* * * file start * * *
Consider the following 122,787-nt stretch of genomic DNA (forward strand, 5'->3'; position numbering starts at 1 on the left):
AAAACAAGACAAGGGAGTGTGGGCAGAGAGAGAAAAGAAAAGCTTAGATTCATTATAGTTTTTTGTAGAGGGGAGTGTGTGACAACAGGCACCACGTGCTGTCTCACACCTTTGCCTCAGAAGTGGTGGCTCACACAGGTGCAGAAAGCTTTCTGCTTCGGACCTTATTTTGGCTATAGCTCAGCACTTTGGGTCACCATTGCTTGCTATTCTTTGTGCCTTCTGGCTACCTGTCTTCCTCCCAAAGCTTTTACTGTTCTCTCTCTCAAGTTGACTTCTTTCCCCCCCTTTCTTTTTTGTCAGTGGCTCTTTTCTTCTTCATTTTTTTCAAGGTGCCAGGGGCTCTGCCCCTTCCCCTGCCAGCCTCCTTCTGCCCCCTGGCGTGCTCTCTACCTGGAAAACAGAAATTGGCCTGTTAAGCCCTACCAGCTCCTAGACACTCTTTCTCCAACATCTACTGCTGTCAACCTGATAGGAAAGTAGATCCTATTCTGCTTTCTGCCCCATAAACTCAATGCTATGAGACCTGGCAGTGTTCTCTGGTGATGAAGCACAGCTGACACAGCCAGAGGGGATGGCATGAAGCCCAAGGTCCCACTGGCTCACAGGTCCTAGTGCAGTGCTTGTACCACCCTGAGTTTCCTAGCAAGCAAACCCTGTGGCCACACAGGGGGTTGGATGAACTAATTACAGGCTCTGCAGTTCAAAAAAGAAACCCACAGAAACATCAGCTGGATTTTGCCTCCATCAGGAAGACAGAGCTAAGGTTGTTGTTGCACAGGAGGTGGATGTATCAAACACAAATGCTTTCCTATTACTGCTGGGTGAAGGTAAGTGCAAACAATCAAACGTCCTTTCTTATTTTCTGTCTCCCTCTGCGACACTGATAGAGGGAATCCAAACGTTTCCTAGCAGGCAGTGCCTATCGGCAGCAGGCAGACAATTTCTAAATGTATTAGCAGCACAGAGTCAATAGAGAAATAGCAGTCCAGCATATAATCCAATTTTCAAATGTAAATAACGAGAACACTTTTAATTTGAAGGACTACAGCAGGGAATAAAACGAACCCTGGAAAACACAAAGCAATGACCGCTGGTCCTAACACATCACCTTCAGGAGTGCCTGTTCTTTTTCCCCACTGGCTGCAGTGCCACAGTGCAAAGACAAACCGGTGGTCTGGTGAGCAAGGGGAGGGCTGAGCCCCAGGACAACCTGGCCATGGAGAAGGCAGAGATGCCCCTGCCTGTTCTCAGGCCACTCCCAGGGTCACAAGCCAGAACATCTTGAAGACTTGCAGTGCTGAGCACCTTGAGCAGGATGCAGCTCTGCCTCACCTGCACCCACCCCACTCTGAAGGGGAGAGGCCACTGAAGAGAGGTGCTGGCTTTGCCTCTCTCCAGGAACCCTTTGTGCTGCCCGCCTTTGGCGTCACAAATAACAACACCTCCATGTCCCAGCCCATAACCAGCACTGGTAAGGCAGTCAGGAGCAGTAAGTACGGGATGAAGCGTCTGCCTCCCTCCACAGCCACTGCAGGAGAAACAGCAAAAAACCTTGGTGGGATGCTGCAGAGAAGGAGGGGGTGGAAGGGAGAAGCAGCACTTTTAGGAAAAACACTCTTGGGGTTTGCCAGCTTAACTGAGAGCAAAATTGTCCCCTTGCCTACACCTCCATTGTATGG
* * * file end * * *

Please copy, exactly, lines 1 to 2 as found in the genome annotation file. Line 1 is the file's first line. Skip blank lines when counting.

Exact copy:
Consider the following 122,787-nt stretch of genomic DNA (forward strand, 5'->3'; position numbering starts at 1 on the left):
AAAACAAGACAAGGGAGTGTGGGCAGAGAGAGAAAAGAAAAGCTTAGATTCATTATAGTTTTTTGTAGAGGGGAGTGTGTGACAACAGGCACCACGTGCTGTCTCACACCTTTGCCTCAGAAGTGGTGGCTCACACAGGTGCAGAAAGCTTTCTGCTTCGGACCTTATTTTGGCTATAGCTCAGCACTTTGGGTCACCATTGCTTGCTATTCTTTGTGCCTTCTGGCTACCTGTCTTCCTCCCAAAGCTTTTACTGTTCTCTCTCTCAAGTTGACTTCTTTCCCCCCCTTTCTTTTTTGTCAGTGGCTCTTTTCTTCTTCATTTTTTTCAAGGTGCCAGGGGCTCTGCCCCTTCCCCTGCCAGCCTCCTTCTGCCCCCTGGCGTGCTCTCTACCTGGAAAACAGAAATTGGCCTGTTAAGCCCTACCAGCTCCTAGACACTCTTTCTCCAACATCTACTGCTGTCAACCTGATAGGAAAGTAGATCCTATTCTGCTTTCTGCCCCATAAACTCAATGCTATGAGACCTGGCAGTGTTCTCTGGTGATGAAGCACAGCTGACACAGCCAGAGGGGATGGCATGAAGCCCAAGGTCCCACTGGCTCACAGGTCCTAGTGCAGTGCTTGTACCACCCTGAGTTTCCTAGCAAGCAAACCCTGTGGCCACACAGGGGGTTGGATGAACTAATTACAGGCTCTGCAGTTCAAAAAAGAAACCCACAGAAACATCAGCTGGATTTTGCCTCCATCAGGAAGACAGAGCTAAGGTTGTTGTTGCACAGGAGGTGGATGTATCAAACACAAATGCTTTCCTATTACTGCTGGGTGAAGGTAAGTGCAAACAATCAAACGTCCTTTCTTATTTTCTGTCTCCCTCTGCGACACTGATAGAGGGAATCCAAACGTTTCCTAGCAGGCAGTGCCTATCGGCAGCAGGCAGACAATTTCTAAATGTATTAGCAGCACAGAGTCAATAGAGAAATAGCAGTCCAGCATATAATCCAATTTTCAAATGTAAATAACGAGAACACTTTTAATTTGAAGGACTACAGCAGGGAATAAAACGAACCCTGGAAAACACAAAGCAATGACCGCTGGTCCTAACACATCACCTTCAGGAGTGCCTGTTCTTTTTCCCCACTGGCTGCAGTGCCACAGTGCAAAGACAAACCGGTGGTCTGGTGAGCAAGGGGAGGGCTGAGCCCCAGGACAACCTGGCCATGGAGAAGGCAGAGATGCCCCTGCCTGTTCTCAGGCCACTCCCAGGGTCACAAGCCAGAACATCTTGAAGACTTGCAGTGCTGAGCACCTTGAGCAGGATGCAGCTCTGCCTCACCTGCACCCACCCCACTCTGAAGGGGAGAGGCCACTGAAGAGAGGTGCTGGCTTTGCCTCTCTCCAGGAACCCTTTGTGCTGCCCGCCTTTGGCGTCACAAATAACAACACCTCCATGTCCCAGCCCATAACCAGCACTGGTAAGGCAGTCAGGAGCAGTAAGTACGGGATGAAGCGTCTGCCTCCCTCCACAGCCACTGCAGGAGAAACAGCAAAAAACCTTGGTGGGATGCTGCAGAGAAGGAGGGGGTGGAAGGGAGAAGCAGCACTTTTAGGAAAAACACTCTTGGGGTTTGCCAGCTTAACTGAGAGCAAAATTGTCCCCTTGCCTACACCTCCATTGTATGG